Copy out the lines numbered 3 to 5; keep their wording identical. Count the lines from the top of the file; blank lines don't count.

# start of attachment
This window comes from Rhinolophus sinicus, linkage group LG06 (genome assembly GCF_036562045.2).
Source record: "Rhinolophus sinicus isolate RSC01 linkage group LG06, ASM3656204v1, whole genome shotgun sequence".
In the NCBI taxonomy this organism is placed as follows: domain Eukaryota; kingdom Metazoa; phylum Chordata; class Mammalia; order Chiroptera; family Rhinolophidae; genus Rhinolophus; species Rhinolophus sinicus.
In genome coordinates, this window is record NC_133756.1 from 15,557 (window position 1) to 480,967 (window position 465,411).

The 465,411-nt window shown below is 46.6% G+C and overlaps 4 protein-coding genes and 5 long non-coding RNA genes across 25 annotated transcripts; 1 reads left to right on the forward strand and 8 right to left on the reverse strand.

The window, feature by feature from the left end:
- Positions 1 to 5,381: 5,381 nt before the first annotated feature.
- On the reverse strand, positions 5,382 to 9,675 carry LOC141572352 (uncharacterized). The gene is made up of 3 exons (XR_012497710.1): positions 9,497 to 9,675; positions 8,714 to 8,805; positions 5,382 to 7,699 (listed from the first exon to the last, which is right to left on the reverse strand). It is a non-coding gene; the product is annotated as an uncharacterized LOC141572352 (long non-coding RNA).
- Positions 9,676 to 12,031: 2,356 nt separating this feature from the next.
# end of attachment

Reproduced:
In the NCBI taxonomy this organism is placed as follows: domain Eukaryota; kingdom Metazoa; phylum Chordata; class Mammalia; order Chiroptera; family Rhinolophidae; genus Rhinolophus; species Rhinolophus sinicus.
In genome coordinates, this window is record NC_133756.1 from 15,557 (window position 1) to 480,967 (window position 465,411).

The 465,411-nt window shown below is 46.6% G+C and overlaps 4 protein-coding genes and 5 long non-coding RNA genes across 25 annotated transcripts; 1 reads left to right on the forward strand and 8 right to left on the reverse strand.